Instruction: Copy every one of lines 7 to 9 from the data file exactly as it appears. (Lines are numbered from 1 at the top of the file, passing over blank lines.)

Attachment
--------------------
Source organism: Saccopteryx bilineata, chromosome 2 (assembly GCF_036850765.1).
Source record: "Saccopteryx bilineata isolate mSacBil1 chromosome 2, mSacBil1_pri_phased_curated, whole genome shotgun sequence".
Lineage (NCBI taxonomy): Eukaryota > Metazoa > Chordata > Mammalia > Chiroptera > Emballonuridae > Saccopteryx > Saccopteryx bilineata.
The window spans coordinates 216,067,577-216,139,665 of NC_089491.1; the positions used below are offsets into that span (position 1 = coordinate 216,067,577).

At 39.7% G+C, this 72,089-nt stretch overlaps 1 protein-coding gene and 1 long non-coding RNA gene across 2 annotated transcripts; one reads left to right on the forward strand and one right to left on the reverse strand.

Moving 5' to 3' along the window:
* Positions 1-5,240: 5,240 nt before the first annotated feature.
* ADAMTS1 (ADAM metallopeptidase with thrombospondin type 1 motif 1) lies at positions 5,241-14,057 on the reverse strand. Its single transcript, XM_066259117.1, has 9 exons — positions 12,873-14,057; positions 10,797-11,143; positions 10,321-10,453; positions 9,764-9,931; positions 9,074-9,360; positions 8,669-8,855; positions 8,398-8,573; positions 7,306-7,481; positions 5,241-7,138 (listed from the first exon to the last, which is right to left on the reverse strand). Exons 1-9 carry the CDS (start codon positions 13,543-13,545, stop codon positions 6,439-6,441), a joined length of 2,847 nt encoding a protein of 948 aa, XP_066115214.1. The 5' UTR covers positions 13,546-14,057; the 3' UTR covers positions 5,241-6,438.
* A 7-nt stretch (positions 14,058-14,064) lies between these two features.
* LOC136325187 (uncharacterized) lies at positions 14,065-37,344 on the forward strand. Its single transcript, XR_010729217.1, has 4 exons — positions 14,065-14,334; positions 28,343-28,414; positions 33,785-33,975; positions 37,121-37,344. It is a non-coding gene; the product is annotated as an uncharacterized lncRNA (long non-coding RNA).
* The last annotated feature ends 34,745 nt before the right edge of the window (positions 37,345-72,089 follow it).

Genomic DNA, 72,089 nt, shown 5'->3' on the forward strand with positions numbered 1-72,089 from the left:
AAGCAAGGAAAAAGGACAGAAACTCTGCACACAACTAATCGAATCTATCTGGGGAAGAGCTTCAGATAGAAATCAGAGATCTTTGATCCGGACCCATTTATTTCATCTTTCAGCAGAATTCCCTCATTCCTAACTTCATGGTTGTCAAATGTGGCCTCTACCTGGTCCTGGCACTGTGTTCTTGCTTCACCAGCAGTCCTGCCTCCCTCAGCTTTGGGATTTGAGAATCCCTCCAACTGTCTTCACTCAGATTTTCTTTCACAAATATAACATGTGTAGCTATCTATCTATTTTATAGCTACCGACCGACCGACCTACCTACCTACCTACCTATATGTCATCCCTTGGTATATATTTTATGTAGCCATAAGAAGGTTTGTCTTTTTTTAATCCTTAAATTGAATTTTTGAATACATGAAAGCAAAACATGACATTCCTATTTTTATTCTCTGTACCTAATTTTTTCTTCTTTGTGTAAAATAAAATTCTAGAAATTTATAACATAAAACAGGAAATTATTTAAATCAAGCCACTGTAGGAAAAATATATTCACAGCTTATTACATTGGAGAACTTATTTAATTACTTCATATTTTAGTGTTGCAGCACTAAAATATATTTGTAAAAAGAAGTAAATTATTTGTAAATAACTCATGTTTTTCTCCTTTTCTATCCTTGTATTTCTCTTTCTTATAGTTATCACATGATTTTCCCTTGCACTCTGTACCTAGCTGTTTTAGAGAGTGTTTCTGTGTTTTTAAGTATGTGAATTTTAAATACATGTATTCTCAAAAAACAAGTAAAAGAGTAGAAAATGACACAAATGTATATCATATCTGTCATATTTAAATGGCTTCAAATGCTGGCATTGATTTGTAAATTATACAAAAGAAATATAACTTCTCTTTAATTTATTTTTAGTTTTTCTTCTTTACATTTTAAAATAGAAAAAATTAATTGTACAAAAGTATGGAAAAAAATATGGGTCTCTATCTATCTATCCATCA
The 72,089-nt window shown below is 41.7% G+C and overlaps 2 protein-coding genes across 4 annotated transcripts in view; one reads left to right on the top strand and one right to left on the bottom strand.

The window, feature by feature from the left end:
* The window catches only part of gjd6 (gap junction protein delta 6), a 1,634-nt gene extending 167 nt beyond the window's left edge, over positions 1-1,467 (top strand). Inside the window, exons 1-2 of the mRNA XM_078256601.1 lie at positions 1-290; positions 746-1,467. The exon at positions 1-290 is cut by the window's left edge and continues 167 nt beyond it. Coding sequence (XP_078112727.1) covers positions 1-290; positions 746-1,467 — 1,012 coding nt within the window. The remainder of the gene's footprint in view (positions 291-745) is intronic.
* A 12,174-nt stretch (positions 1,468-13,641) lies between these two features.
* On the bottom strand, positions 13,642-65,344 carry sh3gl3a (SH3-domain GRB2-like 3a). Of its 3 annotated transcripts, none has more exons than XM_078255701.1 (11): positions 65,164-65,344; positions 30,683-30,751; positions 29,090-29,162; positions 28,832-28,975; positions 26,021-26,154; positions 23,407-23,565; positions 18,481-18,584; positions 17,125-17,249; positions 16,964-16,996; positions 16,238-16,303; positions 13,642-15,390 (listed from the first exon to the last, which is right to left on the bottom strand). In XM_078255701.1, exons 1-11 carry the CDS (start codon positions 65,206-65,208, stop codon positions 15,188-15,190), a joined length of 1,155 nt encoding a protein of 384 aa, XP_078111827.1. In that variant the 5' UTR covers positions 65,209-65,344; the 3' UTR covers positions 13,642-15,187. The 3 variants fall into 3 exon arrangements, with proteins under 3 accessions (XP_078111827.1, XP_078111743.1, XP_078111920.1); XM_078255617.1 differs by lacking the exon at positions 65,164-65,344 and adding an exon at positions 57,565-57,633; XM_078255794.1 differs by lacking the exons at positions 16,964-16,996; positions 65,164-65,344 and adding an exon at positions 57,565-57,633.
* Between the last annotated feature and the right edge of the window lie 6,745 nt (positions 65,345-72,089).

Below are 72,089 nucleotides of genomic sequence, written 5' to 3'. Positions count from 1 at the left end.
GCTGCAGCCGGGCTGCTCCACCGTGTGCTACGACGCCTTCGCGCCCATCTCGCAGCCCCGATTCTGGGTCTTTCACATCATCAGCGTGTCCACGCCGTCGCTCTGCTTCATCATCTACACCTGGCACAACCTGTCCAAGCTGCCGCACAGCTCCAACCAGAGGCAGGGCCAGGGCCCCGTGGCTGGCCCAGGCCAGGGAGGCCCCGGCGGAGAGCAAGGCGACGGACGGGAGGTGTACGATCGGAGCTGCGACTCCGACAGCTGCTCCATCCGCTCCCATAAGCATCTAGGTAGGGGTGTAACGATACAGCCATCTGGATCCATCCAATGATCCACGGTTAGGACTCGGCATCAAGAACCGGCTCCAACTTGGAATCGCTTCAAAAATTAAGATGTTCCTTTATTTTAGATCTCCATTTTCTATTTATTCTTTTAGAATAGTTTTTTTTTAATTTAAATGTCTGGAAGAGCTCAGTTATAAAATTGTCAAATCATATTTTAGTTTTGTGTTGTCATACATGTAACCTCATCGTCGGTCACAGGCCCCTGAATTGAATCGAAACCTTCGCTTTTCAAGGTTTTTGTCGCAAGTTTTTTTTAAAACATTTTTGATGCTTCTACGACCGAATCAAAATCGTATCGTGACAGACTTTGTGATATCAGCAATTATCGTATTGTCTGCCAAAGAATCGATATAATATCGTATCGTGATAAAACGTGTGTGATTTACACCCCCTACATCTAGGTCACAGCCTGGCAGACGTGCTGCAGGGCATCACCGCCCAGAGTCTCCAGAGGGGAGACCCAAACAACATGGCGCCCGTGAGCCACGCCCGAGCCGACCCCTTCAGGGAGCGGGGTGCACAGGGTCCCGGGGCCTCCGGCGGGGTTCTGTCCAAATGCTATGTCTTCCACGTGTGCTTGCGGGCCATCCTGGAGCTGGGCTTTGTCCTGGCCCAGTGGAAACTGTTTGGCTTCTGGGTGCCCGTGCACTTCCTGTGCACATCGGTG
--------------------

* Positions 1-5,240: 5,240 nt before the first annotated feature.
* ADAMTS1 (ADAM metallopeptidase with thrombospondin type 1 motif 1) lies at positions 5,241-14,057 on the reverse strand. Its single transcript, XM_066259117.1, has 9 exons — positions 12,873-14,057; positions 10,797-11,143; positions 10,321-10,453; positions 9,764-9,931; positions 9,074-9,360; positions 8,669-8,855; positions 8,398-8,573; positions 7,306-7,481; positions 5,241-7,138 (listed from the first exon to the last, which is right to left on the reverse strand). Exons 1-9 carry the CDS (start codon positions 13,543-13,545, stop codon positions 6,439-6,441), a joined length of 2,847 nt encoding a protein of 948 aa, XP_066115214.1. The 5' UTR covers positions 13,546-14,057; the 3' UTR covers positions 5,241-6,438.
* A 7-nt stretch (positions 14,058-14,064) lies between these two features.